Cadmium Plating Alternative

Safer Alternative to Cadmium Plating. Extensive testing since 1995 by USAF, NAVAIR, ARL and others has clearly shown that the best replacement for cadmium plating is electrodeposited Al plating using the commercially available AlumiPlate® process.

Electrodeposited Al greatly exceeds the performance of Cd plate in:

      • Corrosion protection,
      • prevention of catastrophic corrosion-related failures, and
      • compatibility with the numerous Al and Mg components used in most aerospace programs and weapons platforms.

Al has no identified Environment, Safety and Occupational Health (ESOH) issues, while other materials that have been considered in replacement of cadmium such as zinc/nickel (ZnNi) are now coming under regulatory pressure in Europe and the US.

Why and Where Cadmium Plating Was Used

Most weapons systems are heavily dependent on the use of steels, especially high strength steels, to provide adequate mechanical strength in a limited envelope.  Unfortunately, these alloys are highly susceptible to corrosion and to catastrophic corrosion-related failures resulting from stress-corrosion cracking, environmental cracking and corrosion fatigue.  Cadmium (Cd) plating has been the coating of choice since World War II to prevent corrosion.  Galvanic corrosion of more electronegative alloys, such as Al, in contact with more noble materials, such as steel or titanium, is also a critical issue and, up to now, has only been controlled by Cd-plating the steel.

Cd-plating is a requirement throughout all DoD systems.

Its major uses include:

  • Fasteners of all kinds in aircraft, vehicles and ships – thousands of rivets, bolts, etc. per system
  • High strength steel hydraulic actuators for aircraft and vehicles (typically hundreds per aircraft)
  • Electrical connector shells for all military systems (hundreds to thousands per system)
  • Aircraft landing gear (fixed wing and rotary wing)
  • Connectors for hydraulic and pneumatic lines
  • Stainless steel sensors and actuators attached to aluminum frames.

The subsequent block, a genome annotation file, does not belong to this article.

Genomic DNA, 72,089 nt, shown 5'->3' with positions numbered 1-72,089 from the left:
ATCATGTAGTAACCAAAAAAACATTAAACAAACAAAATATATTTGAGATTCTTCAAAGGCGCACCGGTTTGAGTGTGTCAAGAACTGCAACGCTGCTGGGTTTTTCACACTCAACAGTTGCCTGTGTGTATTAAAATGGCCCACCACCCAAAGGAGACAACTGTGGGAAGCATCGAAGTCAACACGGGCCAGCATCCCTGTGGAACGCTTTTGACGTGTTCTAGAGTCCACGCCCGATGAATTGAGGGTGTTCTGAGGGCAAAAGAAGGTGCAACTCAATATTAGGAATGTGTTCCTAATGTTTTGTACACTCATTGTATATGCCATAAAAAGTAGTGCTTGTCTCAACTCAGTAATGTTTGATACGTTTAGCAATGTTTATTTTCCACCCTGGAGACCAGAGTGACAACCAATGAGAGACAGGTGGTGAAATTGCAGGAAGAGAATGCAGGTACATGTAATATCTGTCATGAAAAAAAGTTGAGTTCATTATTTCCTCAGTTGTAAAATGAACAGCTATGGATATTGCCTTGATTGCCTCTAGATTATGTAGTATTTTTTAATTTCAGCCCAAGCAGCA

These components are typically cadmium plated by the OEM. Any item requiring overhaul (essentially everything but fasteners and connectors) must be continually touched-up and frequently replated for corrosion control throughout the life cycle of the system at either the OEM or another authorized maintenance facility.

Why Cadmium Plating is Getting Phased Out

Cadmium is a highly toxic cumulative poison and an IARC Group 2A material (probable human carcinogen).  Because it leaches easily, it is a frequent environmental contaminant from aircraft and engine washdowns.  It is heavily regulated throughout the world, with a PEL of 0.1 mg/m3 in the US.  Under the European rules ELV (End-of-life Vehicles), WEEE (Waste Electrical and Electronic Equipment) and RoHS (Restriction of Hazardous Substances), cadmium is restricted to no more than 0.01wt% of any vehicle and electronic material or coating, with exemptions for aircraft and military use.  These exemptions are only temporary and are intended to be removed once alternatives become available.  Under the new European REACH statute (Registration, Evaluation, Authorization and Restriction of Chemicals), cadmium plating is forbidden except for aircraft and some safety and electrical equipment.  REACH has no exemption for military use, posing a problem for sustainment of military vehicles in Europe.

The result of this worldwide pressure is that cadmium (Cd) plating (which was once widely used in everything from automotive bolts to padlocks and deck screws) has been removed from almost all commercial use.  The only remaining major uses are aircraft and military applications, and the legal exemptions for these systems are intended only to remain in force for a limited time.

There are DoD HAZMAT policy memos now being drafted and circulated regarding the elimination of restricted and banned materials on DoD weapons system programs.

Contact us for more information or to discuss your application in more detail.